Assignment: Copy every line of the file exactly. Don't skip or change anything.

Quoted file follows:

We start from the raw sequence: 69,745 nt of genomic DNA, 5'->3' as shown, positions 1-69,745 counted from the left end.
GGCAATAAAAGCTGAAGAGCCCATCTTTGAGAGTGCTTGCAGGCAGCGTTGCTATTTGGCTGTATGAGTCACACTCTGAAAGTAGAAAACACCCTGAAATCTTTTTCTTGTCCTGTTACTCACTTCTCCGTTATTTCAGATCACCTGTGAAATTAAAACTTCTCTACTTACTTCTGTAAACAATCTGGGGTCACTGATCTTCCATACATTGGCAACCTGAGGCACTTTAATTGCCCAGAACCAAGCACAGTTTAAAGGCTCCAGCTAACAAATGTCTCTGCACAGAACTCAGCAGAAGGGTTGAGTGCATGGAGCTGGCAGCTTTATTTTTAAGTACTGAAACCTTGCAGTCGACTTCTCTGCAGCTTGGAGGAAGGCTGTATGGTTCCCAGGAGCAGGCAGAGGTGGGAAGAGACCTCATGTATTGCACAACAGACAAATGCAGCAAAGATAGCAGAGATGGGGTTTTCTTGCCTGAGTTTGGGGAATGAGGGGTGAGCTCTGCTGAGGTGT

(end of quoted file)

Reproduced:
We start from the raw sequence: 69,745 nt of genomic DNA, 5'->3' as shown, positions 1-69,745 counted from the left end.
GGCAATAAAAGCTGAAGAGCCCATCTTTGAGAGTGCTTGCAGGCAGCGTTGCTATTTGGCTGTATGAGTCACACTCTGAAAGTAGAAAACACCCTGAAATCTTTTTCTTGTCCTGTTACTCACTTCTCCGTTATTTCAGATCACCTGTGAAATTAAAACTTCTCTACTTACTTCTGTAAACAATCTGGGGTCACTGATCTTCCATACATTGGCAACCTGAGGCACTTTAATTGCCCAGAACCAAGCACAGTTTAAAGGCTCCAGCTAACAAATGTCTCTGCACAGAACTCAGCAGAAGGGTTGAGTGCATGGAGCTGGCAGCTTTATTTTTAAGTACTGAAACCTTGCAGTCGACTTCTCTGCAGCTTGGAGGAAGGCTGTATGGTTCCCAGGAGCAGGCAGAGGTGGGAAGAGACCTCATGTATTGCACAACAGACAAATGCAGCAAAGATAGCAGAGATGGGGTTTTCTTGCCTGAGTTTGGGGAATGAGGGGTGAGCTCTGCTGAGGTGT